When Starship SN8 was rolled out to the launch pad on September 26, 2020 it had no nose cone. On October 22, 2020, the nose cone was attached to the rocket by crews working at the pad. The nose cone was lifted to the top of Starship SN8 with a giant crane at SpaceX's Boca Chica, TX facility. SN8 was the first prototype that looked like a rocketship.
On December 9, 2020, Starship SN8 launched into the clear blue sky over Boca Chica, Texas while across the globe, hundreds of thousands people tuned into streaming videos. The silver craft was the prototype of a huge rocket, intended to launch humankind into space heading for the red planet, Mars. SpaceX started up the 3 raptor engines and they roared into action, and slowly, the silver rocket lifted off the launch pad and began an ascent that seemed incredibly slow.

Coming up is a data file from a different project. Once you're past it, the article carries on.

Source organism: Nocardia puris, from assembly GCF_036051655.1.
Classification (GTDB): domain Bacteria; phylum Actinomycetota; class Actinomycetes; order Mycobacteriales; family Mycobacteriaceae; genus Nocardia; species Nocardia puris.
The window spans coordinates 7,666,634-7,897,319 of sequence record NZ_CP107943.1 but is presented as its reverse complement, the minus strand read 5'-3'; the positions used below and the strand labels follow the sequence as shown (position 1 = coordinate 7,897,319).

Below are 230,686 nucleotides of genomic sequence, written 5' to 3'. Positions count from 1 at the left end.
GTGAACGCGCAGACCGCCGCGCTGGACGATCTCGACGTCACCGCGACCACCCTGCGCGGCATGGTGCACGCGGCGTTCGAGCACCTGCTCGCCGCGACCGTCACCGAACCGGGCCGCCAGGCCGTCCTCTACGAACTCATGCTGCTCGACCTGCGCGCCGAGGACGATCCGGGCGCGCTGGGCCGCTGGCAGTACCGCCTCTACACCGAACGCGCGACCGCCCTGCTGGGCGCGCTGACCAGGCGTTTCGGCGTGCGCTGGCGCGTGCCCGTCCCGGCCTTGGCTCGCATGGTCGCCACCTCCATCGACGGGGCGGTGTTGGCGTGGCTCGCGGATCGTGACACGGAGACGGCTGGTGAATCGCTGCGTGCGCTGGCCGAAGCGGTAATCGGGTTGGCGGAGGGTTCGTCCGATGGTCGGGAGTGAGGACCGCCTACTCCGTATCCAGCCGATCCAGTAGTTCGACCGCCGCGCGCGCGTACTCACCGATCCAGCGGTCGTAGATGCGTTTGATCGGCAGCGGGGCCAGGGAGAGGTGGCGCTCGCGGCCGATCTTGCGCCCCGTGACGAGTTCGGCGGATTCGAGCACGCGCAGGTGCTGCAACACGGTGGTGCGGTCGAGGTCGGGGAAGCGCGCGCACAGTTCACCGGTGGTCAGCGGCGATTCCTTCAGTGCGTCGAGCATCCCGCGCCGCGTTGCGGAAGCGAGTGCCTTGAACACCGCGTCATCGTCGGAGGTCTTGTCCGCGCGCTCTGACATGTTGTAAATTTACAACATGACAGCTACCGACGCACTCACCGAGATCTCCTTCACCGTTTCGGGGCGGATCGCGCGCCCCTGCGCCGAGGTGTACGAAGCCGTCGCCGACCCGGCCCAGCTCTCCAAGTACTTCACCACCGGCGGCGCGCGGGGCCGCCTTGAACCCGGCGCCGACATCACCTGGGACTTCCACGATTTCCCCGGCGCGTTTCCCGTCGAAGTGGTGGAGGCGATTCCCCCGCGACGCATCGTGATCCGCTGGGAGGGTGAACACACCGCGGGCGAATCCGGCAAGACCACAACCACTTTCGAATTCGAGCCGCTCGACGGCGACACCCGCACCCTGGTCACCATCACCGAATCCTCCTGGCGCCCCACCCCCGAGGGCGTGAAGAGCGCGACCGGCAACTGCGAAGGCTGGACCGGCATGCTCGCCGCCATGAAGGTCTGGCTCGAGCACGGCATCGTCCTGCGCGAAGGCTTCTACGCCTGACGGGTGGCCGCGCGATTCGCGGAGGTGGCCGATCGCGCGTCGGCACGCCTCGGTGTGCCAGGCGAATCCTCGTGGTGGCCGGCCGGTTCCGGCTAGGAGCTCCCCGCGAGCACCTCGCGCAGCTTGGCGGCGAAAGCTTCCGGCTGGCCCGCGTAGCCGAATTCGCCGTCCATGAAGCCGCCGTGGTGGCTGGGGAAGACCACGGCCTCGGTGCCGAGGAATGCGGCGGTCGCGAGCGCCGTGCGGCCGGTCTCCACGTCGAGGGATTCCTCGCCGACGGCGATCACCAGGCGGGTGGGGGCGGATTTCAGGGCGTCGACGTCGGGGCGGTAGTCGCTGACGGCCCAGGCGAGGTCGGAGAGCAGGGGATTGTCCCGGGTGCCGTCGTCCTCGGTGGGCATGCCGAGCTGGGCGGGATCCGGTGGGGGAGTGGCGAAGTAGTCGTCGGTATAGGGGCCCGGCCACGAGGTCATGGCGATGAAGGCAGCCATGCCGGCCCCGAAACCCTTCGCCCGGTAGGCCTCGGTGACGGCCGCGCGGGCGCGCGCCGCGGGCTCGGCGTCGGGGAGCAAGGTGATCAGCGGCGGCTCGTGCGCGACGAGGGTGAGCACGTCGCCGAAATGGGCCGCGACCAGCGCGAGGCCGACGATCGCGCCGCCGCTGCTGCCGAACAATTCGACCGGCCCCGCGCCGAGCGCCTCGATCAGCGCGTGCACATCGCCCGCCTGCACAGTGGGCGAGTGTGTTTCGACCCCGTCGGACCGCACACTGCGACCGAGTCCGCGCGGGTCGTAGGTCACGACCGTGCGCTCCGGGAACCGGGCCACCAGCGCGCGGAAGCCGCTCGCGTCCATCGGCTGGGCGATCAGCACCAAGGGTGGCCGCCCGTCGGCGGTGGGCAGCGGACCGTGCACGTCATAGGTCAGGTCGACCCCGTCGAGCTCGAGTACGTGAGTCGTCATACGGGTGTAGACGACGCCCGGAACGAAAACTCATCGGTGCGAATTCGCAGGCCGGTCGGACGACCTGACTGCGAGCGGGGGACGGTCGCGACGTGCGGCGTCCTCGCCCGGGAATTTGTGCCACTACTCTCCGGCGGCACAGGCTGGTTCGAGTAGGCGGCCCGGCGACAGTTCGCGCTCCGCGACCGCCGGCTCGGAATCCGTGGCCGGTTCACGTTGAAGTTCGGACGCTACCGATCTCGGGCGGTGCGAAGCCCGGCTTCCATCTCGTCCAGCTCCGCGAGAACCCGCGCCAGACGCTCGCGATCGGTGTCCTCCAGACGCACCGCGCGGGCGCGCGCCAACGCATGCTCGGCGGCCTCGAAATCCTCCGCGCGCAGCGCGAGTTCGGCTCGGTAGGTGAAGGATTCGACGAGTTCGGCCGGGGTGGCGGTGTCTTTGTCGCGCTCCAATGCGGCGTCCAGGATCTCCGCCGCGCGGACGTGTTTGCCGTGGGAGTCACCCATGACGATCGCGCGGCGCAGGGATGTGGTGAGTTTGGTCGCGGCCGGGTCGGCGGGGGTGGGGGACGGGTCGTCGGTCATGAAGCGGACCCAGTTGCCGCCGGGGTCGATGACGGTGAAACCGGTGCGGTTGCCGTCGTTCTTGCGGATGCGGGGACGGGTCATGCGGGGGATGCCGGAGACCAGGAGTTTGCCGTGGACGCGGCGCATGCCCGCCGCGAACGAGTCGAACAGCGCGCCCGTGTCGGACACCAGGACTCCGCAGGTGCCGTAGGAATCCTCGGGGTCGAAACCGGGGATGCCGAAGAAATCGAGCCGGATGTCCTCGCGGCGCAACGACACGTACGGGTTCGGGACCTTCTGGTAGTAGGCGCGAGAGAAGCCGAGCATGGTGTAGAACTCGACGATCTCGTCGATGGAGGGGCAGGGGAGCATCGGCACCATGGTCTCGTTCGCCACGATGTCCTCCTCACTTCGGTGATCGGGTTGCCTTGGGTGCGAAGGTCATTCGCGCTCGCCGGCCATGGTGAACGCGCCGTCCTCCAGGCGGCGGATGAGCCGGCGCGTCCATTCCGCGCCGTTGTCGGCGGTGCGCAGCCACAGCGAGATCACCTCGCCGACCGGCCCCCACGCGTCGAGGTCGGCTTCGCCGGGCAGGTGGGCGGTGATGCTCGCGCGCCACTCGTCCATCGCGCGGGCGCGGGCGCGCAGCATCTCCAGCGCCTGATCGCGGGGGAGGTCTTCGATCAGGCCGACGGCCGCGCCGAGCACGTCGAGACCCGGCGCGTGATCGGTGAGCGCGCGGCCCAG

It began traveling up into the blue Texan sky. A billowing cloud of smoke covered the launch area. White rings of condensation from the cold fuel begin to appear around the rocket. For almost two minutes the three engines continued the upward climb, then SpaceX shut down one of the raptors and the remaining two swiveled around to balance the load of the soaring silver craft. The unburned fuel of the now silent engine burned up in the engine skirt. Unfazed, SN8 continued soaring upward. Puffy white smoke exited the rocket while the bright flame of the active engines steamed out the bottom. The rocket began to tilt toward the ground.